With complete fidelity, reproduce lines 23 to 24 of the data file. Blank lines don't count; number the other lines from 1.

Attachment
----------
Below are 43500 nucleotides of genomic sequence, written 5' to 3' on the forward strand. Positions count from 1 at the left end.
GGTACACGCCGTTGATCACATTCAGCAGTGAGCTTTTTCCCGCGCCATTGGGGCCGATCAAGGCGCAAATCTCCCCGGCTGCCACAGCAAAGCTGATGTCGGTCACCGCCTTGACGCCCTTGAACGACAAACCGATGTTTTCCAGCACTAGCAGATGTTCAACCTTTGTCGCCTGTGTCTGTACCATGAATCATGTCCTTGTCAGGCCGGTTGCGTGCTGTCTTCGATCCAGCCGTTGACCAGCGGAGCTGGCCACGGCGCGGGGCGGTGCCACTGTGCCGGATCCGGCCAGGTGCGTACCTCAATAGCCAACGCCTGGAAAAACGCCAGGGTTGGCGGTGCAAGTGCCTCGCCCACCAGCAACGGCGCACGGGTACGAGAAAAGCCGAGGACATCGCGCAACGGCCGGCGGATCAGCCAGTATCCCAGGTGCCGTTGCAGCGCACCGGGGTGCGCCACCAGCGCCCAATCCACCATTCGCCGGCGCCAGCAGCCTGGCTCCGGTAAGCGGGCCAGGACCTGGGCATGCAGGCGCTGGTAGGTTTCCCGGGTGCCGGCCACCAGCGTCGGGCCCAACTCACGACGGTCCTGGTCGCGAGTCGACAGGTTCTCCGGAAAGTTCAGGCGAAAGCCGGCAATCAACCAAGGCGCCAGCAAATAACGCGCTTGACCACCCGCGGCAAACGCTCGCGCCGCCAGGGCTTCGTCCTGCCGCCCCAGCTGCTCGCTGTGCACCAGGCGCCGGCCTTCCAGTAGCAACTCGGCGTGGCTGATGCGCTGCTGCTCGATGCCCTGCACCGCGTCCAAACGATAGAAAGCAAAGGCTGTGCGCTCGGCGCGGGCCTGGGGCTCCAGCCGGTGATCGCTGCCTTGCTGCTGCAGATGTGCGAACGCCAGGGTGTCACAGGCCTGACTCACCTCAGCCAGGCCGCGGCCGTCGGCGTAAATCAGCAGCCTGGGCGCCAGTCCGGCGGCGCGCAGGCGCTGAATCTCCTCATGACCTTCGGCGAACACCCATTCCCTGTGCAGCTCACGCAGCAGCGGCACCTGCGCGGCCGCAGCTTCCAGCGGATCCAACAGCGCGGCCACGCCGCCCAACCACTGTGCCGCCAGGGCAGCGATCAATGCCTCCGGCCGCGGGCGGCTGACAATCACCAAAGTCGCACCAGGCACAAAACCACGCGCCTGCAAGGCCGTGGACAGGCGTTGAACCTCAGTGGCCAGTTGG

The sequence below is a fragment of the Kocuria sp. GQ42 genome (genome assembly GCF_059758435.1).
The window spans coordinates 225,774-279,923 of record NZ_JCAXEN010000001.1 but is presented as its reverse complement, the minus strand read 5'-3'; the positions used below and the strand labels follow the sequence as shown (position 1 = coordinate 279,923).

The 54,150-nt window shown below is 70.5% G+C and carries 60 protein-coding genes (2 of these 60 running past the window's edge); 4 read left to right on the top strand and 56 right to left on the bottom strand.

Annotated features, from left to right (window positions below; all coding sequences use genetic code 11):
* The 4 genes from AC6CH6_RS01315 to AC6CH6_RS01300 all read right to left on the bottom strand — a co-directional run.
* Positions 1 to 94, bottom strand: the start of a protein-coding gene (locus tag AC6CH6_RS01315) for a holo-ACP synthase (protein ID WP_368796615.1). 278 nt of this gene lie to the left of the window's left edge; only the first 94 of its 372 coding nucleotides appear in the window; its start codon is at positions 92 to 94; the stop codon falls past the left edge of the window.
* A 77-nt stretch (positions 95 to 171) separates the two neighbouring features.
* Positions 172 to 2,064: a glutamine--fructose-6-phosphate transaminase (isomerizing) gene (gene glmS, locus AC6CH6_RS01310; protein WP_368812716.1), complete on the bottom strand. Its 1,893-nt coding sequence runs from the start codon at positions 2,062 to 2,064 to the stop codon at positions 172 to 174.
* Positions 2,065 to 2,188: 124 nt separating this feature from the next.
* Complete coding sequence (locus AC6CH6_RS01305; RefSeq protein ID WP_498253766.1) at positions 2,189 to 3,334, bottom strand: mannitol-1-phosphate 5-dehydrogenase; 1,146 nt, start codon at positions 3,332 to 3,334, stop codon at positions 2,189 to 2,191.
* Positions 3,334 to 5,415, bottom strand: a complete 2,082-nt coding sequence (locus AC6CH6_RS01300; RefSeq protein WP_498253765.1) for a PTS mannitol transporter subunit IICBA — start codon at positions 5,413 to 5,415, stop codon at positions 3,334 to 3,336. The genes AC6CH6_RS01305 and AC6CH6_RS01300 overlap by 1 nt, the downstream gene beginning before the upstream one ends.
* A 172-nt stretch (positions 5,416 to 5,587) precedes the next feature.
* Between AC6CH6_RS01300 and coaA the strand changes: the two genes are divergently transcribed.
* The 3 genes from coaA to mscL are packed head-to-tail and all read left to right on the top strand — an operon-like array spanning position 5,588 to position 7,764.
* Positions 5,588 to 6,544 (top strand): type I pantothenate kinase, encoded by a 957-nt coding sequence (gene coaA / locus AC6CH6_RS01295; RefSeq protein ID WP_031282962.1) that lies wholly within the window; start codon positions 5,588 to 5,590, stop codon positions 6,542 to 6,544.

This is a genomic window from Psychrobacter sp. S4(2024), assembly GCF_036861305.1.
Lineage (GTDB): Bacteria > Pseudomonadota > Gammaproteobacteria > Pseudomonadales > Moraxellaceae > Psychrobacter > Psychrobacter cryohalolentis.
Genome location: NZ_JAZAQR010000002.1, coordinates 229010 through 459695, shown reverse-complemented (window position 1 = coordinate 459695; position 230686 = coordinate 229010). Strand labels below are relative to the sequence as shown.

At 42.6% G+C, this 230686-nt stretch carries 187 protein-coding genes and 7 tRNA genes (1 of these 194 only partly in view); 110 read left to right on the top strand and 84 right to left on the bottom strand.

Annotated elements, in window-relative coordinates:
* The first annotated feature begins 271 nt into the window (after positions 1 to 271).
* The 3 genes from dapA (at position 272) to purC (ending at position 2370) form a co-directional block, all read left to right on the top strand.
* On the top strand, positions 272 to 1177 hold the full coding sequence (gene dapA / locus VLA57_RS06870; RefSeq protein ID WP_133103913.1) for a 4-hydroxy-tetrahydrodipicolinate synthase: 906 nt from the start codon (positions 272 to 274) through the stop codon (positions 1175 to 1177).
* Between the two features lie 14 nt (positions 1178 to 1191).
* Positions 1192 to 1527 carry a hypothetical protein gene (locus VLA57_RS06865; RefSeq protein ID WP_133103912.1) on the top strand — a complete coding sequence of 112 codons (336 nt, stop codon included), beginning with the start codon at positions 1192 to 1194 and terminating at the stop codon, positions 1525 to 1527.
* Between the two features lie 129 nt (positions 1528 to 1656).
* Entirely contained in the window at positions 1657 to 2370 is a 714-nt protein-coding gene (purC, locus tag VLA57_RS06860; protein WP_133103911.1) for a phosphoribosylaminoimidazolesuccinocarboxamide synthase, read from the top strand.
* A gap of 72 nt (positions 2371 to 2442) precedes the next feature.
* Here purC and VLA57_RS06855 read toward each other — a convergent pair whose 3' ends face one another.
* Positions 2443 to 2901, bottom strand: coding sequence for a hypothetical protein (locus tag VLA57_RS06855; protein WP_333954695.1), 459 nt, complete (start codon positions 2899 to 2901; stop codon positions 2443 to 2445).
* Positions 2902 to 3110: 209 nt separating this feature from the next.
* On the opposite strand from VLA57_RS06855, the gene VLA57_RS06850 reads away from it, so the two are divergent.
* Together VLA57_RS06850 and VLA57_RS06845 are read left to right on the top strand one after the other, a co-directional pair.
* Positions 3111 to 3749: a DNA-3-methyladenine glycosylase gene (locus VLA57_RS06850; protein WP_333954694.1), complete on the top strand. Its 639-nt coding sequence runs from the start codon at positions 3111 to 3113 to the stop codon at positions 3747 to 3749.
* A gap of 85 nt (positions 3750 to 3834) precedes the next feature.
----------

* The first annotated feature begins 271 nt into the window (after positions 1 to 271).
* The 3 genes from dapA (at position 272) to purC (ending at position 2370) form a co-directional block, all read left to right on the top strand.